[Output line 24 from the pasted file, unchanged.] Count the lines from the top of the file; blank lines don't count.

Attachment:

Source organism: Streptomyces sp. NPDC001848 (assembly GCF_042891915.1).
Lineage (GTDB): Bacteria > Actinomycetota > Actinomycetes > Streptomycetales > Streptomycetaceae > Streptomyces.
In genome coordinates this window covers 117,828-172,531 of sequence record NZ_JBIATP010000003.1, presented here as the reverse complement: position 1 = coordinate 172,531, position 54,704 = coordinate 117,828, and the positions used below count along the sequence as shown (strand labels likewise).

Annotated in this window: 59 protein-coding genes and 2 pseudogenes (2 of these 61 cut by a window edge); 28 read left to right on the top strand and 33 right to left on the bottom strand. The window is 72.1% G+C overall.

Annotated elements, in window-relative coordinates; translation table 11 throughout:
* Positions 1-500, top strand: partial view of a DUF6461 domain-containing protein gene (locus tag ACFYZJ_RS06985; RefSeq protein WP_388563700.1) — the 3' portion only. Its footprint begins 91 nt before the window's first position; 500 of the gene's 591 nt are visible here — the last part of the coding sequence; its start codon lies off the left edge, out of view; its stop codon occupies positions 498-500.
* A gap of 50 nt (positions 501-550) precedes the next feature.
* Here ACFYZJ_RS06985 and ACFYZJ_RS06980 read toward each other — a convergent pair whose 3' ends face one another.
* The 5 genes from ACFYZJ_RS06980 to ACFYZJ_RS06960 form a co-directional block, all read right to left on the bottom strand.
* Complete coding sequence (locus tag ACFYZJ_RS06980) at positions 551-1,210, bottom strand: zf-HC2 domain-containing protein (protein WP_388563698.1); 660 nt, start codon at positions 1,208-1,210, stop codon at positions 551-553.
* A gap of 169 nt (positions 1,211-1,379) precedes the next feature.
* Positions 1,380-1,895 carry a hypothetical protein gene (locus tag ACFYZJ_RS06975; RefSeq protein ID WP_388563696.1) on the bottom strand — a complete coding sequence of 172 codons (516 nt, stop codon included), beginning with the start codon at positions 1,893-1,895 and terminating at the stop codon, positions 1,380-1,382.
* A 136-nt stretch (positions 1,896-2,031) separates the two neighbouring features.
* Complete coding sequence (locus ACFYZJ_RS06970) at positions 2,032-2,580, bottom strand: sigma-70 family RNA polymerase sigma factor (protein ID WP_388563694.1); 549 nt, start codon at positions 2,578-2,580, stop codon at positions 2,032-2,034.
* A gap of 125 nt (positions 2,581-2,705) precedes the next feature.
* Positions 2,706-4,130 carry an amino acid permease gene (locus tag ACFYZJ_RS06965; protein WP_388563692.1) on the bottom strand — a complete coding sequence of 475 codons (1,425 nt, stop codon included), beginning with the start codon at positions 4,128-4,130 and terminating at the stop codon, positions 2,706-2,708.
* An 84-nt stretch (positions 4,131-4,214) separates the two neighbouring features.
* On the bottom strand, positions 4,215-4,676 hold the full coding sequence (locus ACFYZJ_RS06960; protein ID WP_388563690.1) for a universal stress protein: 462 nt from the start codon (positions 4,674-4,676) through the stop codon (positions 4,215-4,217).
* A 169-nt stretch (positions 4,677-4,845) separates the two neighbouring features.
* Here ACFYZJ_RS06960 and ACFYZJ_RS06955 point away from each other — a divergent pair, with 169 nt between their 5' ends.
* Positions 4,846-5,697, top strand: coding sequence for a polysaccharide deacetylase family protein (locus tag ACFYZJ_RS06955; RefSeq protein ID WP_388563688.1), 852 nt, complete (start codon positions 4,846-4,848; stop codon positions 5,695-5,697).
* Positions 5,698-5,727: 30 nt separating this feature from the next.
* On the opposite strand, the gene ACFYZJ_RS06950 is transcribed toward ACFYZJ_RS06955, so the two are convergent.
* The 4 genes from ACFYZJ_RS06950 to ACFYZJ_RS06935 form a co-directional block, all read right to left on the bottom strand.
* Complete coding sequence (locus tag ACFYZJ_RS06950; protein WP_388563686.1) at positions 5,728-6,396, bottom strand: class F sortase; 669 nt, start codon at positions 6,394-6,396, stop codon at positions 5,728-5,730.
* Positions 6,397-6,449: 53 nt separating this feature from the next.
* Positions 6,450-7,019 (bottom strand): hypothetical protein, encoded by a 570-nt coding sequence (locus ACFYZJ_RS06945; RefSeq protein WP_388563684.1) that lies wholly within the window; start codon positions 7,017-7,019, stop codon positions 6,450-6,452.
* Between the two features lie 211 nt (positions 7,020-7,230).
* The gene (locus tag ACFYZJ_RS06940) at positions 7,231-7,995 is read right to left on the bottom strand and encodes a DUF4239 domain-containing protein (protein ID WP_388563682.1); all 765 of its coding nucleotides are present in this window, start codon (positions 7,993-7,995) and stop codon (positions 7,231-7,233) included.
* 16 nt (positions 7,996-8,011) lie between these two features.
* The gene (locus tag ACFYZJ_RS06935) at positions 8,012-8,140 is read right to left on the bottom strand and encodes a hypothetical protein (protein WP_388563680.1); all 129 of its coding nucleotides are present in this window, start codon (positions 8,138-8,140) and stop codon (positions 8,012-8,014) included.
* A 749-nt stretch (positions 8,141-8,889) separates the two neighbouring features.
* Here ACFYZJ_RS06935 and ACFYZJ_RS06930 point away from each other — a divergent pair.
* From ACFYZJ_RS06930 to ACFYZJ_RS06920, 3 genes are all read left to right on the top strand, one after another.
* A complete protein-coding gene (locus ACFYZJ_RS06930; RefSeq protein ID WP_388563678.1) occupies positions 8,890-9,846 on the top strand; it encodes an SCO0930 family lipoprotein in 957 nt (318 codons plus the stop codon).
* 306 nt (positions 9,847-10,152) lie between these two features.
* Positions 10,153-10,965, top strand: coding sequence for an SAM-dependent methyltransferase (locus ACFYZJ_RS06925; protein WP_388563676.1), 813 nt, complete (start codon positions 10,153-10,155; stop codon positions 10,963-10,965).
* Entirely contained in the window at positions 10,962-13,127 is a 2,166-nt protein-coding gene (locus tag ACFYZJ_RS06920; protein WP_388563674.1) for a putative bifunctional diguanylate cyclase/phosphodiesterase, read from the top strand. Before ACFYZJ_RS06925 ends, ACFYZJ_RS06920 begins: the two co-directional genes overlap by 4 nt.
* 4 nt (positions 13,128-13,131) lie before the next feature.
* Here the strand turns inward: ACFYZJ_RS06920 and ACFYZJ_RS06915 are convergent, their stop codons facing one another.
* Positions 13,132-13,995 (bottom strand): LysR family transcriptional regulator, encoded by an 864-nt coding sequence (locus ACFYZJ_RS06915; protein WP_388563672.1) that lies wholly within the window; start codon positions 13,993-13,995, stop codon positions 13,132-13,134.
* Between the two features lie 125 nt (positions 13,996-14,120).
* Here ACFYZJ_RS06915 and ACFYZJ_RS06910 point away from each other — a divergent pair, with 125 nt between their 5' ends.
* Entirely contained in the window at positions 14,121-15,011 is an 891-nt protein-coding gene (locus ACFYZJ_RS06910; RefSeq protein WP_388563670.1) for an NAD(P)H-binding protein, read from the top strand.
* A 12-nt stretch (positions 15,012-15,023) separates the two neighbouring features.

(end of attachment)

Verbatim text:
* The 4 genes from ACFYZJ_RS06950 to ACFYZJ_RS06935 form a co-directional block, all read right to left on the bottom strand.